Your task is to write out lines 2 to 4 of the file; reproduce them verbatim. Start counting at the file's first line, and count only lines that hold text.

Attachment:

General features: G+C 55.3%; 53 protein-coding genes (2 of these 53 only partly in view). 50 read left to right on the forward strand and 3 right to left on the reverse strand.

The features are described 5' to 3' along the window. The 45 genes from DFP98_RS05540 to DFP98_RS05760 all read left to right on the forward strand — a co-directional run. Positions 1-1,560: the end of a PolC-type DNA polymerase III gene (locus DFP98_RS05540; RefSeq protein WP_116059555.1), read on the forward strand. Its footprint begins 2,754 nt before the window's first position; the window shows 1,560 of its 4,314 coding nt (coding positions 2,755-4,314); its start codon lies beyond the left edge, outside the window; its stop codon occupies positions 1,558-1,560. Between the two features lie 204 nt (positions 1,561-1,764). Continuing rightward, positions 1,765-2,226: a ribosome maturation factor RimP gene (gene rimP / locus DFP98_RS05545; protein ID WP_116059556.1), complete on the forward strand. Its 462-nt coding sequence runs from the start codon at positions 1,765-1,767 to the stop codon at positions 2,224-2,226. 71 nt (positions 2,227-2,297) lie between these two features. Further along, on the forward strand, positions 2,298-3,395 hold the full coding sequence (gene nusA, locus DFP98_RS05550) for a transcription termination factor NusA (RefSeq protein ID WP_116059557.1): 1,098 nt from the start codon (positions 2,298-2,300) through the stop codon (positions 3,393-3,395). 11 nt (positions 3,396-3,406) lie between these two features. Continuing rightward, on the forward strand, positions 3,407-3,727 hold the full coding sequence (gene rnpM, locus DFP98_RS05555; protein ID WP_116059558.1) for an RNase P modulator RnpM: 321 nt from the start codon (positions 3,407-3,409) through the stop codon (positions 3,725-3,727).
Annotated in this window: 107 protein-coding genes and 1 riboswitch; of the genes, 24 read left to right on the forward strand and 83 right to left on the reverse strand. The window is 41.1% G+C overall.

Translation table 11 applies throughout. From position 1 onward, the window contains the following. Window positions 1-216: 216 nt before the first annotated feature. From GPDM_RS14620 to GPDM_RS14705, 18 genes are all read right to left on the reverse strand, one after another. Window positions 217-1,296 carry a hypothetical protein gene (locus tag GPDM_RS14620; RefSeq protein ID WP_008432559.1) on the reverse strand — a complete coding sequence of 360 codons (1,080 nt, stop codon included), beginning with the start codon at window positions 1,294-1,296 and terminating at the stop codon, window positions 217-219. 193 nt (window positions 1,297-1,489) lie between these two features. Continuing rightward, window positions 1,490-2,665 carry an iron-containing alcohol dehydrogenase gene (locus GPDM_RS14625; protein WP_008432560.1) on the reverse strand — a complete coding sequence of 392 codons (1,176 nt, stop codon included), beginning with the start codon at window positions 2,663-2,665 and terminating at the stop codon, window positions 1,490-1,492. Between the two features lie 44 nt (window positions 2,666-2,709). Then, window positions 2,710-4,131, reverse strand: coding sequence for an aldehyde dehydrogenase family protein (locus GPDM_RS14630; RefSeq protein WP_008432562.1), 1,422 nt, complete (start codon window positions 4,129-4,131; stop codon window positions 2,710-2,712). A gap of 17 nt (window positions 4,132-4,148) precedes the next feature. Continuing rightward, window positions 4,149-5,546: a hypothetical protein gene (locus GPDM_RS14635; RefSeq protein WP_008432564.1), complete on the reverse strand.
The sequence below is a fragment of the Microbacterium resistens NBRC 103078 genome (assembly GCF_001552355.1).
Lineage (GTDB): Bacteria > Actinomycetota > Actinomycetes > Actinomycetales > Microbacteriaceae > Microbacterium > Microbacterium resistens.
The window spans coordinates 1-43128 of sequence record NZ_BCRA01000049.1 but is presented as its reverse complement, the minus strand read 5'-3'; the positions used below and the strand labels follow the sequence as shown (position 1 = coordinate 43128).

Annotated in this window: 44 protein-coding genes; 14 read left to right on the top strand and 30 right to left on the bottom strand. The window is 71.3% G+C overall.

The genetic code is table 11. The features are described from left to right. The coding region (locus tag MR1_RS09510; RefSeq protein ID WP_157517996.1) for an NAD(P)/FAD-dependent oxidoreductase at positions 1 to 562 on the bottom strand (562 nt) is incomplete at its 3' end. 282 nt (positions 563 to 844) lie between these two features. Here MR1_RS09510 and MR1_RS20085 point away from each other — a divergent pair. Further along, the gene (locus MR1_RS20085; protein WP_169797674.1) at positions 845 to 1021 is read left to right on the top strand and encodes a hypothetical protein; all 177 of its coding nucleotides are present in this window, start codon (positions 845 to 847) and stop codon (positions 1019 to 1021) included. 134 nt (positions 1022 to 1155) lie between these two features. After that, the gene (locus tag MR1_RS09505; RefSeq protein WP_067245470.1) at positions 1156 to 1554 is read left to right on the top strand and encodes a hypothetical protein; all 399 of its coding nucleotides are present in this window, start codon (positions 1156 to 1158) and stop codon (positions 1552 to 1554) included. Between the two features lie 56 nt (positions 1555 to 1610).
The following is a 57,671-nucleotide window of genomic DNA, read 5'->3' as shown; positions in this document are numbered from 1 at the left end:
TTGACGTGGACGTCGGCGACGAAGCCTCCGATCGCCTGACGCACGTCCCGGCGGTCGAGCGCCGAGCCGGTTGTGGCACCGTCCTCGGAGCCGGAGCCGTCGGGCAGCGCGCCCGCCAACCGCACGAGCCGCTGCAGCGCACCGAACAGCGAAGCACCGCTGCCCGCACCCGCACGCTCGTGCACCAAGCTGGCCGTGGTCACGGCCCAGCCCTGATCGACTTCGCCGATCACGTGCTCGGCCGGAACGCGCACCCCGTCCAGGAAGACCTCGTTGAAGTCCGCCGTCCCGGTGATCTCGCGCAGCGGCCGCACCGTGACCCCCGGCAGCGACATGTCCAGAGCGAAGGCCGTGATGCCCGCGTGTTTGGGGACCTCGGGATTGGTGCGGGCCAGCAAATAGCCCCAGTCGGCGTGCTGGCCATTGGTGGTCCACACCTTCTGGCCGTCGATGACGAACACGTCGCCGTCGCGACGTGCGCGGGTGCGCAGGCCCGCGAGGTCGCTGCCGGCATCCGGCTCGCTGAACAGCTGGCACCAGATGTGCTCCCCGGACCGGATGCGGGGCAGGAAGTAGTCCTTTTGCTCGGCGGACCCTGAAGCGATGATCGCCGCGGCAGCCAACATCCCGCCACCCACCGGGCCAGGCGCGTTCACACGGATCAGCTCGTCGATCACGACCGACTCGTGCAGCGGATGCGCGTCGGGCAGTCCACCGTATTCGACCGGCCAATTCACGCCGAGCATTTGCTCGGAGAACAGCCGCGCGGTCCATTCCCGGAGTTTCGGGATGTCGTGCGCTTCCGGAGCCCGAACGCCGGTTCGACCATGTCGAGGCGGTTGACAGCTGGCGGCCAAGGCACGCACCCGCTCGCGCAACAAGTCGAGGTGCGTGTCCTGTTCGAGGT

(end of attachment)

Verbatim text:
The features are described 5' to 3' along the window. The 45 genes from DFP98_RS05540 to DFP98_RS05760 all read left to right on the forward strand — a co-directional run. Positions 1-1,560: the end of a PolC-type DNA polymerase III gene (locus DFP98_RS05540; RefSeq protein WP_116059555.1), read on the forward strand. Its footprint begins 2,754 nt before the window's first position; the window shows 1,560 of its 4,314 coding nt (coding positions 2,755-4,314); its start codon lies beyond the left edge, outside the window; its stop codon occupies positions 1,558-1,560. Between the two features lie 204 nt (positions 1,561-1,764). Continuing rightward, positions 1,765-2,226: a ribosome maturation factor RimP gene (gene rimP / locus DFP98_RS05545; protein ID WP_116059556.1), complete on the forward strand. Its 462-nt coding sequence runs from the start codon at positions 1,765-1,767 to the stop codon at positions 2,224-2,226. 71 nt (positions 2,227-2,297) lie between these two features. Further along, on the forward strand, positions 2,298-3,395 hold the full coding sequence (gene nusA, locus DFP98_RS05550) for a transcription termination factor NusA (RefSeq protein ID WP_116059557.1): 1,098 nt from the start codon (positions 2,298-2,300) through the stop codon (positions 3,393-3,395). 11 nt (positions 3,396-3,406) lie between these two features. Continuing rightward, on the forward strand, positions 3,407-3,727 hold the full coding sequence (gene rnpM, locus DFP98_RS05555; protein ID WP_116059558.1) for an RNase P modulator RnpM: 321 nt from the start codon (positions 3,407-3,409) through the stop codon (positions 3,725-3,727).
Annotated in this window: 107 protein-coding genes and 1 riboswitch; of the genes, 24 read left to right on the forward strand and 83 right to left on the reverse strand. The window is 41.1% G+C overall.

Translation table 11 applies throughout. From position 1 onward, the window contains the following. Window positions 1-216: 216 nt before the first annotated feature. From GPDM_RS14620 to GPDM_RS14705, 18 genes are all read right to left on the reverse strand, one after another. Window positions 217-1,296 carry a hypothetical protein gene (locus tag GPDM_RS14620; RefSeq protein ID WP_008432559.1) on the reverse strand — a complete coding sequence of 360 codons (1,080 nt, stop codon included), beginning with the start codon at window positions 1,294-1,296 and terminating at the stop codon, window positions 217-219. 193 nt (window positions 1,297-1,489) lie between these two features. Continuing rightward, window positions 1,490-2,665 carry an iron-containing alcohol dehydrogenase gene (locus GPDM_RS14625; protein WP_008432560.1) on the reverse strand — a complete coding sequence of 392 codons (1,176 nt, stop codon included), beginning with the start codon at window positions 2,663-2,665 and terminating at the stop codon, window positions 1,490-1,492. Between the two features lie 44 nt (window positions 2,666-2,709). Then, window positions 2,710-4,131, reverse strand: coding sequence for an aldehyde dehydrogenase family protein (locus GPDM_RS14630; RefSeq protein WP_008432562.1), 1,422 nt, complete (start codon window positions 4,129-4,131; stop codon window positions 2,710-2,712). A gap of 17 nt (window positions 4,132-4,148) precedes the next feature. Continuing rightward, window positions 4,149-5,546: a hypothetical protein gene (locus GPDM_RS14635; RefSeq protein WP_008432564.1), complete on the reverse strand.